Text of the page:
They say itâs a sure sign of old age when you start writing your memoirs! I catch up with Dive New Zealand occasionally, and with the plethora of new dive gear and methods available I thought it would be good to put on record where us old buggers have come from, before itâs too late.
I turned over and switched off the alarm before it went off at its set time of 5am. It was always like this before a dayâs diving – the sense of excitement and anticipation of another aquatic adventure. Today I had to catch the first bus at 6am. This entailed a half-hour walk carrying my gear, so there was no time to lose.
The year was 1957. I was just 17, and scuba diving was very much a pioneer sport. Always a keen swimmer, I eagerly read Cousteauâs The Silent World and every other article about diving that came my way. Two years previously I had acquired my first mask and snorkel and embarked on what was a lifelong love affair – or, as my father called it, a âbloody obsessionâ – with the sea.
I eased my latest scuba set out from under my bed. My bulky dive gear was the bane of my slightly-built mother, who despaired of vaccuuming and cleaning around it. This set was a big improvement over past units: two 27 cu ft aircraft oxygen bottles with the wire binding removed, strapped together and joined with a common manifold. The harness was attached to the joining bands and a quick release at the waist. The bottles were buoyant when empty but negative when filled to 2200 psi. Because contents gauges were rare, the drill was to use one bottle at a time, switching over to the other tank when breathing became hard.
I had teamed up with an old school mate, Peter Johnson. Peterâs father had a large house in Landscape Road, Mt Eden. He was a showman and used this property to store his merry-go-rounds, ferris wheels, octopus, chair-o-plane and various other rides. In the off season, they carried out maintenance work, and Peter became a skilled engineer and welder at a very early age. I remember visiting when we were about eight years old, watching him use a large war surplus lathe while standing on a box. The Landscape Rd property was Aladdinâs Cave to a schoolboy. One day while ratting around under the house, Peter and I came across a large box. We pried the lid off, and there in the torchlight was a corpse! It was a plaster cast of a two-headed man from Kathmandu or something, anyway it frightened the hell out of us. I slept with the light on for about a week.
Peter had made a regulator out of a welding gauge, using bent nails for levers. With this unit strapped onto a small oxygen bottle, he had swum the length of Huia Wharf underwater – not, I might add, in great comfort. However, we were much encouraged, and things could only improve. Suitable dive cylinders were a major problem, and we didnât have much money while we were apprentices – me as a mechanic and Peter as a printing engineer. One weekend, on a tipoff, we snuck around the back of the Carbonic Gas premises in Beaumont Street, where they had dumped all their reject bottles. We sorted through the pile and came up with four tanks that were less rust-pitted than the others and had less of a coating of rust inside. We took them home, put a handful of nuts and bolts inside, then rumbled them on the lathe until all the rust and scale was removed. The outside pits were easily dealt with: we plastered them with spot putty (this was before âbogâ was invented), left them to dry, then applied two coats of primer and one of gloss paint.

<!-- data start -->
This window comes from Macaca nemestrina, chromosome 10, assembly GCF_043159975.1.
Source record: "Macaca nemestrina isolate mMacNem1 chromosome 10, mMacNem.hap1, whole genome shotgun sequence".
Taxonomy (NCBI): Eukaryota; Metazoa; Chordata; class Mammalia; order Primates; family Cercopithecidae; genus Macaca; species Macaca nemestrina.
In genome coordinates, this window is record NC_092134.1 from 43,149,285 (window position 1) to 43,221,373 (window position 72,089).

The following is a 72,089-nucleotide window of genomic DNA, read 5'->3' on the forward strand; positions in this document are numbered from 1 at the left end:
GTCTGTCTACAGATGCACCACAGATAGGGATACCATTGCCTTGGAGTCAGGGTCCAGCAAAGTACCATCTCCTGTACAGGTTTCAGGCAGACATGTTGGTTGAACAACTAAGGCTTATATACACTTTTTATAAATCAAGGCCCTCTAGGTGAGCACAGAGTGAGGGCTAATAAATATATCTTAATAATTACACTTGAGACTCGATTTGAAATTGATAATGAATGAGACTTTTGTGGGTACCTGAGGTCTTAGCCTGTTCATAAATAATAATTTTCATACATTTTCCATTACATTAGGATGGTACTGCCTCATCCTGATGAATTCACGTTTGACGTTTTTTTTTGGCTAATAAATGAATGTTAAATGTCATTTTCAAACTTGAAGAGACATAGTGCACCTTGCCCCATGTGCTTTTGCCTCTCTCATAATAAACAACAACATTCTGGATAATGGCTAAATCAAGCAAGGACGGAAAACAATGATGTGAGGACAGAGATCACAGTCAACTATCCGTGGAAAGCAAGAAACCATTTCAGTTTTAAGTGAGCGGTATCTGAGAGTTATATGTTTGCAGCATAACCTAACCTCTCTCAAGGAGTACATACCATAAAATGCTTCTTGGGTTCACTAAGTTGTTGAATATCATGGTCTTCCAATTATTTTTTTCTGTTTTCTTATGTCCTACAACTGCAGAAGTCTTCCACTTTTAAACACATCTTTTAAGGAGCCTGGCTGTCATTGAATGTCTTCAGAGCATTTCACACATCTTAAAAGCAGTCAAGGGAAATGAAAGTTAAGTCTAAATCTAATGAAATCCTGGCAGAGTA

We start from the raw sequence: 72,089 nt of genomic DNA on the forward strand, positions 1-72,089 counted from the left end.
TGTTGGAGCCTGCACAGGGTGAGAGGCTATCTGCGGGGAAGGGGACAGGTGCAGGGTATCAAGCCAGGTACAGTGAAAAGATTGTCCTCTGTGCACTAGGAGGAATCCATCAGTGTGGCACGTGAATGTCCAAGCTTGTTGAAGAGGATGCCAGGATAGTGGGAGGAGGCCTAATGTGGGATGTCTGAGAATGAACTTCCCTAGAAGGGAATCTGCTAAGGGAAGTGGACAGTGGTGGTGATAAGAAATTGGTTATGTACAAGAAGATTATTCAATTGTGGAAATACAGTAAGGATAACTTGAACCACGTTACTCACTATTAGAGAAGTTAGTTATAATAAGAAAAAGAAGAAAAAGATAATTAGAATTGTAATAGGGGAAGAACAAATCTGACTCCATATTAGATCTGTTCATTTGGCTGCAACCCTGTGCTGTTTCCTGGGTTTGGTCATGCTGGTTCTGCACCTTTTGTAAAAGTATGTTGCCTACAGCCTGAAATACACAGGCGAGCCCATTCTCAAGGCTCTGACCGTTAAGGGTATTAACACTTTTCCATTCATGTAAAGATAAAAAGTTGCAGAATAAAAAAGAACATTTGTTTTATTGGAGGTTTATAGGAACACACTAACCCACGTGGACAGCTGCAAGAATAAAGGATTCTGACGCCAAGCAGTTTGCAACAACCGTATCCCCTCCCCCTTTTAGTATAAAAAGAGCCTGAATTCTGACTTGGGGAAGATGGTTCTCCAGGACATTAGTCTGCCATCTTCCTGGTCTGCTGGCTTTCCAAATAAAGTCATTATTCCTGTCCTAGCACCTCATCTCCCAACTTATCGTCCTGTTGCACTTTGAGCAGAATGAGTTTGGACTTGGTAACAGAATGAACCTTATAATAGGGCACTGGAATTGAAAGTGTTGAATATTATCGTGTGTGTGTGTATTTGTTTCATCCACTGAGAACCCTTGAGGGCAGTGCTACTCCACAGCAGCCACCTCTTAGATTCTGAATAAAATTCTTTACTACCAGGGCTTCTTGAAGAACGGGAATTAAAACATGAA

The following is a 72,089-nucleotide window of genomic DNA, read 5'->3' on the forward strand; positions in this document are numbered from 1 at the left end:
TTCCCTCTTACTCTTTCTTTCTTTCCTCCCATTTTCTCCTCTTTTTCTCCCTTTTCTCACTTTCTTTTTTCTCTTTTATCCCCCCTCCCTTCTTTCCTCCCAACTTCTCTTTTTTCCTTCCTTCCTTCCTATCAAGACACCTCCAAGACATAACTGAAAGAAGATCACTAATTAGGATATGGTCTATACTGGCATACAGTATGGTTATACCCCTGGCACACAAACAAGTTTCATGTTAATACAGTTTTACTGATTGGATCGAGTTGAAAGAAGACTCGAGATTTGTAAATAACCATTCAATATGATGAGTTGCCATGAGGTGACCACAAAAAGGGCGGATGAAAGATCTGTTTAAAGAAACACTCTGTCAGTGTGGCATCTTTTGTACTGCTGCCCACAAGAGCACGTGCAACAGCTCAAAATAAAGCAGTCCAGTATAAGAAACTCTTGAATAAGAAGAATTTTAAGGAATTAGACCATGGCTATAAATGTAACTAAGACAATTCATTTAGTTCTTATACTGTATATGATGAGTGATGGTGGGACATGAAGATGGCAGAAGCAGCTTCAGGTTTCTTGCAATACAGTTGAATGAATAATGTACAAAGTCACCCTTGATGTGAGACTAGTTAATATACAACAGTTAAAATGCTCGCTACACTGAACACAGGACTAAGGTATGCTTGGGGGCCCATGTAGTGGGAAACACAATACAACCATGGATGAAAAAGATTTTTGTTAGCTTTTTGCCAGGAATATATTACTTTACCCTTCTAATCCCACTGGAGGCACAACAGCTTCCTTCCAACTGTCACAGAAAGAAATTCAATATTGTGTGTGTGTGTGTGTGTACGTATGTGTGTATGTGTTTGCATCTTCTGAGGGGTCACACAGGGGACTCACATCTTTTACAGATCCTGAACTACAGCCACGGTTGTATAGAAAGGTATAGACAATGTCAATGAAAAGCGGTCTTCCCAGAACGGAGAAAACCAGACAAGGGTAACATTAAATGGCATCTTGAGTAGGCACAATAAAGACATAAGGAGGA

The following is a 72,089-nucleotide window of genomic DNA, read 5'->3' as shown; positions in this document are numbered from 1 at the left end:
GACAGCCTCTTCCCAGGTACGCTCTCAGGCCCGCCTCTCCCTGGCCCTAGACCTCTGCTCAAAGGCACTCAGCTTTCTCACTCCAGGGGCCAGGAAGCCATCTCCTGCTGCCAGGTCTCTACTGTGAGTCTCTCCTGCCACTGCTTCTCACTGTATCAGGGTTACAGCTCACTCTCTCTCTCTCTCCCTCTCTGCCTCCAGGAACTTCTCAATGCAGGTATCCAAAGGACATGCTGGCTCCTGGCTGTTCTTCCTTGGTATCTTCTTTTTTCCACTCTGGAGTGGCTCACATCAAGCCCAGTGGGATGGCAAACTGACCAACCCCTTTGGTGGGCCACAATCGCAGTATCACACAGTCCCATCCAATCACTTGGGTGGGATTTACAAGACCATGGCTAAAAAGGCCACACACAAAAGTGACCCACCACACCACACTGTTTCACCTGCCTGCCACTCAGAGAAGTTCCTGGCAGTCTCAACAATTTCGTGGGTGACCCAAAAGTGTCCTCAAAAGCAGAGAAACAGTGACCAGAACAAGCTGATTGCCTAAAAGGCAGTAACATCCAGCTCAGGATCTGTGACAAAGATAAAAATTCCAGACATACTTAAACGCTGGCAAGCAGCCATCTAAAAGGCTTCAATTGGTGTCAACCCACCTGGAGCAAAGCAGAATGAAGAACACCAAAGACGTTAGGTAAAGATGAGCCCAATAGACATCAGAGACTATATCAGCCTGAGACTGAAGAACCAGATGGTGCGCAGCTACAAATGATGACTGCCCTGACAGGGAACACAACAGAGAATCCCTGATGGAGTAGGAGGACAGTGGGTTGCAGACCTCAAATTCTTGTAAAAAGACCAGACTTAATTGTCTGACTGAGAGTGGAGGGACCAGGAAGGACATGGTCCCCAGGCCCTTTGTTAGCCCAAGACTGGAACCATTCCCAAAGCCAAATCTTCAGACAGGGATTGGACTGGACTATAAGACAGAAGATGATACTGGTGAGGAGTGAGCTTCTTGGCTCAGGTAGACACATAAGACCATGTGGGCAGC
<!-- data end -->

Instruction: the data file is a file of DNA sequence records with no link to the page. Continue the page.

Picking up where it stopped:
I was a bit concerned about the safety of these bodgied tanks, but Peter was adamant they would be OK. âThey have a high safety factor built in, Furry,â he said. âRemember the boxes we made in our welding class out of sheet steel, and how much pressure we pumped into them before they burst.â I was still doubtful – my welding was not so hot, and burst at a fairly low pressure. (Events in later years confirmed my fears. A tank exploded in a South Auckland garage, blowing off part of the roof and one wall. Another exploded at Auckland Automotive Engineering, a filling station – it knocked off the valves of three others, and they flew around like missiles punching holes in a block wall. Alf Dickinson, the owner and a pioneer diver, had his leg broken in two places by exploding fragments, and his partner Thomas Tucker who was talking on the phone had it blown out of his hand by a piece of shrapnel: a narrow escape. Peter was working there at the time. This incident shook us badly and we started handling tanks more carefully. However, this was all in the future.)
âHow are we going to get these tanks to pass the test?â I asked Peter. âNot a problem,â he replied, getting out some number punches and stamping a current date onto the tanks. Down to Mesco for the maiden fill. We handed them over to the compressor operator, and âJust going outside for a smokeâ I said. We didnât smoke. We waited outside nervously, standing as far away as possible. No bang. âI told you they would be OK,â said Peter. We paid our ten bob each and away we rattled in my old Model A Ford.
My first regulator was made by some engineer out in West Auckland. It looked OK and more importantly it was cheap, so I fell for the sales pitch. But design flaws soon became apparent, especially when the steel spring behind the main jet rusted and jammed closed while I was diving in the rip at Whatipu. I was dragged ashore just before I shot over the Manukau Bar bound for Australia. Lever height was critical; if it was too low the reg was hard to breathe, and if too high it would bleed off when in the water. As the main jet bedded in, it was necessary to build up the back of the jet with solder and carefully sand it off until it was just right. At night school on Thursdays I would sit at the back of the class carefully sanding down my regulator jet under the desk. The instructor was sure I was some kind of sexual deviant.